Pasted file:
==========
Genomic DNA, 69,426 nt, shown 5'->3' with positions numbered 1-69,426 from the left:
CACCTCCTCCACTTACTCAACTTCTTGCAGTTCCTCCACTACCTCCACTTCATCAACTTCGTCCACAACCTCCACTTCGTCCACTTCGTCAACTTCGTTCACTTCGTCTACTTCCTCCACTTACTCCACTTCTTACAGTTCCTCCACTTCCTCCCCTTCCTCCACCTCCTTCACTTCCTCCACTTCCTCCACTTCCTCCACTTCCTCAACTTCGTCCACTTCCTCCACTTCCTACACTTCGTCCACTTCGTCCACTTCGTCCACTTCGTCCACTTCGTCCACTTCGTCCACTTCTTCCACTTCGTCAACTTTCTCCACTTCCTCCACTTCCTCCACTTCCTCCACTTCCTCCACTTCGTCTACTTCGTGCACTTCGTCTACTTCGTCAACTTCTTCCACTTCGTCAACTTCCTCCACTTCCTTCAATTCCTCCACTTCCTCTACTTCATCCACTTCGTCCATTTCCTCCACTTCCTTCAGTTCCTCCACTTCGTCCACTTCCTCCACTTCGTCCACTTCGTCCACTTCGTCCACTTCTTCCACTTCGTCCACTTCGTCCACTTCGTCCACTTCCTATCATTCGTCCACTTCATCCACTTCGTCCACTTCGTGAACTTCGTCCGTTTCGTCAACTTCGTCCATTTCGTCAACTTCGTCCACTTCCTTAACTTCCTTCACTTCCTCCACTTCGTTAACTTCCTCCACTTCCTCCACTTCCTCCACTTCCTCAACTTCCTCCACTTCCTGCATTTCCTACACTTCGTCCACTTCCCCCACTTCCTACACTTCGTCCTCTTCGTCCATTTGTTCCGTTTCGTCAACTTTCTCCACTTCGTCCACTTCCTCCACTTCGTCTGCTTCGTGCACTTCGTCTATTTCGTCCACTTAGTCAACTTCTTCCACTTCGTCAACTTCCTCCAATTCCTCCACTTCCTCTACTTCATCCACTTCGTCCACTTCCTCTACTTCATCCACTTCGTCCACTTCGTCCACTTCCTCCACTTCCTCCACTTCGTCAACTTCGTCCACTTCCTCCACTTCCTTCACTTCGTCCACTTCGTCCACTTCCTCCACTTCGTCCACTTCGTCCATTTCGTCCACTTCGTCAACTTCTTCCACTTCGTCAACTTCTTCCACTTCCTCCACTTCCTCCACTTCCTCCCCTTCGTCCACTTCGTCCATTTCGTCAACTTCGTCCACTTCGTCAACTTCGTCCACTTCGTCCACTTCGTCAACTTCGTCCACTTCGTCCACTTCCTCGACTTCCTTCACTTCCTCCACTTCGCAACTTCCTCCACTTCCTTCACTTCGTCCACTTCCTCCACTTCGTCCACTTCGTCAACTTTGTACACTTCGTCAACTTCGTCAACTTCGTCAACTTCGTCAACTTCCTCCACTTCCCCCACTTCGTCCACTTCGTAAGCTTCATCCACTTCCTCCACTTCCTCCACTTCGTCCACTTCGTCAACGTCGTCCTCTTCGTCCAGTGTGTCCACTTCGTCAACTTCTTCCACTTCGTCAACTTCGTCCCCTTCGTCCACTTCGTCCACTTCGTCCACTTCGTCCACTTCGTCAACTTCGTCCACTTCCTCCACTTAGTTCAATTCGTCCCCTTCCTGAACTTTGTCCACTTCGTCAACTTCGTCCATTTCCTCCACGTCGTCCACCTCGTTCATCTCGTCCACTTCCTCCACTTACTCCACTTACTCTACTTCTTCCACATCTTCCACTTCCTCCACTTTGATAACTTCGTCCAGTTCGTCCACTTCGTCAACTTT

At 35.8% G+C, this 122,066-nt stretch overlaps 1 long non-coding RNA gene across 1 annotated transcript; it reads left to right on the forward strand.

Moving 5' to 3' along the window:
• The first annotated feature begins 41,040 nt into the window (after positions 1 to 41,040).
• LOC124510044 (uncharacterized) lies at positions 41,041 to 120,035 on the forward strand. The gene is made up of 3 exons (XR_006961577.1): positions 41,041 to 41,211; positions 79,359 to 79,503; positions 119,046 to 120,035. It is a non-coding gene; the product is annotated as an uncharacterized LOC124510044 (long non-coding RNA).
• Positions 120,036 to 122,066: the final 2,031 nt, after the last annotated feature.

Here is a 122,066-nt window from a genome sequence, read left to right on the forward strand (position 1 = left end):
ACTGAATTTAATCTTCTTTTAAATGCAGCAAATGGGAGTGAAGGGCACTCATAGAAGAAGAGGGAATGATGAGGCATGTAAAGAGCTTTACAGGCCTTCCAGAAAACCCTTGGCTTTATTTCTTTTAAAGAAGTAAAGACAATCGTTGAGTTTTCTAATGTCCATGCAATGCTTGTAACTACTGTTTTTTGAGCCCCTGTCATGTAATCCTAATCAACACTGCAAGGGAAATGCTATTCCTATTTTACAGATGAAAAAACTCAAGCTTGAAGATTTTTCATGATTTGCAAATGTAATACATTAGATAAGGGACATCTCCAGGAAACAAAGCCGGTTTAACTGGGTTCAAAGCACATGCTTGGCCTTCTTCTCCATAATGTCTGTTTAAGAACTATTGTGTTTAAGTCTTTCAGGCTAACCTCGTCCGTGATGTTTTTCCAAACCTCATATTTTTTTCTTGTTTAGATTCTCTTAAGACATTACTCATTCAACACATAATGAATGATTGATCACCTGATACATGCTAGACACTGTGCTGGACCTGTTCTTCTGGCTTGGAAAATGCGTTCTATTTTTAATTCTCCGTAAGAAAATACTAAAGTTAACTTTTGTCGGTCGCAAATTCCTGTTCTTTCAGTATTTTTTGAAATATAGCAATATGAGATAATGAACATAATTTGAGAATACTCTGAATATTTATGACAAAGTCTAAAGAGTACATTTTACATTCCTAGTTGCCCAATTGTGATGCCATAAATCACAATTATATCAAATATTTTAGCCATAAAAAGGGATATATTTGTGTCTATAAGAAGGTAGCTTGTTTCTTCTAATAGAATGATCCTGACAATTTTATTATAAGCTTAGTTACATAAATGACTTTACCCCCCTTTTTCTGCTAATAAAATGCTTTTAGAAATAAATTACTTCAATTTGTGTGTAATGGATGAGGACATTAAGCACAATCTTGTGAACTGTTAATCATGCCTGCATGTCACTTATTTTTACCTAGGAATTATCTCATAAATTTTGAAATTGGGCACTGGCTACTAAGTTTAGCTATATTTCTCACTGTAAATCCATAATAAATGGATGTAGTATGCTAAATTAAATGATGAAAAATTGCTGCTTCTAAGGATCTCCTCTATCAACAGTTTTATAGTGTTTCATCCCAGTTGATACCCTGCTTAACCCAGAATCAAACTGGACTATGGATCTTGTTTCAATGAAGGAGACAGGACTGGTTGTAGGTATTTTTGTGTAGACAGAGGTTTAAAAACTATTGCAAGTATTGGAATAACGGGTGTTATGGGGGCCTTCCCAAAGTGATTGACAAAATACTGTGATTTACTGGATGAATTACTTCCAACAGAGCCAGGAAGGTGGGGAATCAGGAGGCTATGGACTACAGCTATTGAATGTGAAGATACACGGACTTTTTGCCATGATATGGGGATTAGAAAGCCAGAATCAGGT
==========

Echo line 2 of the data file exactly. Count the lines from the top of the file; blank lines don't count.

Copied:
CACCTCCTCCACTTACTCAACTTCTTGCAGTTCCTCCACTACCTCCACTTCATCAACTTCGTCCACAACCTCCACTTCGTCCACTTCGTCAACTTCGTTCACTTCGTCTACTTCCTCCACTTACTCCACTTCTTACAGTTCCTCCACTTCCTCCCCTTCCTCCACCTCCTTCACTTCCTCCACTTCCTCCACTTCCTCCACTTCCTCAACTTCGTCCACTTCCTCCACTTCCTACACTTCGTCCACTTCGTCCACTTCGTCCACTTCGTCCACTTCGTCCACTTCGTCCACTTCTTCCACTTCGTCAACTTTCTCCACTTCCTCCACTTCCTCCACTTCCTCCACTTCCTCCACTTCGTCTACTTCGTGCACTTCGTCTACTTCGTCAACTTCTTCCACTTCGTCAACTTCCTCCACTTCCTTCAATTCCTCCACTTCCTCTACTTCATCCACTTCGTCCATTTCCTCCACTTCCTTCAGTTCCTCCACTTCGTCCACTTCCTCCACTTCGTCCACTTCGTCCACTTCGTCCACTTCTTCCACTTCGTCCACTTCGTCCACTTCGTCCACTTCCTATCATTCGTCCACTTCATCCACTTCGTCCACTTCGTGAACTTCGTCCGTTTCGTCAACTTCGTCCATTTCGTCAACTTCGTCCACTTCCTTAACTTCCTTCACTTCCTCCACTTCGTTAACTTCCTCCACTTCCTCCACTTCCTCCACTTCCTCAACTTCCTCCACTTCCTGCATTTCCTACACTTCGTCCACTTCCCCCACTTCCTACACTTCGTCCTCTTCGTCCATTTGTTCCGTTTCGTCAACTTTCTCCACTTCGTCCACTTCCTCCACTTCGTCTGCTTCGTGCACTTCGTCTATTTCGTCCACTTAGTCAACTTCTTCCACTTCGTCAACTTCCTCCAATTCCTCCACTTCCTCTACTTCATCCACTTCGTCCACTTCCTCTACTTCATCCACTTCGTCCACTTCGTCCACTTCCTCCACTTCCTCCACTTCGTCAACTTCGTCCACTTCCTCCACTTCCTTCACTTCGTCCACTTCGTCCACTTCCTCCACTTCGTCCACTTCGTCCATTTCGTCCACTTCGTCAACTTCTTCCACTTCGTCAACTTCTTCCACTTCCTCCACTTCCTCCACTTCCTCCCCTTCGTCCACTTCGTCCATTTCGTCAACTTCGTCCACTTCGTCAACTTCGTCCACTTCGTCCACTTCGTCAACTTCGTCCACTTCGTCCACTTCCTCGACTTCCTTCACTTCCTCCACTTCGCAACTTCCTCCACTTCCTTCACTTCGTCCACTTCCTCCACTTCGTCCACTTCGTCAACTTTGTACACTTCGTCAACTTCGTCAACTTCGTCAACTTCGTCAACTTCCTCCACTTCCCCCACTTCGTCCACTTCGTAAGCTTCATCCACTTCCTCCACTTCCTCCACTTCGTCCACTTCGTCAACGTCGTCCTCTTCGTCCAGTGTGTCCACTTCGTCAACTTCTTCCACTTCGTCAACTTCGTCCCCTTCGTCCACTTCGTCCACTTCGTCCACTTCGTCCACTTCGTCAACTTCGTCCACTTCCTCCACTTAGTTCAATTCGTCCCCTTCCTGAACTTTGTCCACTTCGTCAACTTCGTCCATTTCCTCCACGTCGTCCACCTCGTTCATCTCGTCCACTTCCTCCACTTACTCCACTTACTCTACTTCTTCCACATCTTCCACTTCCTCCACTTTGATAACTTCGTCCAGTTCGTCCACTTCGTCAACTTT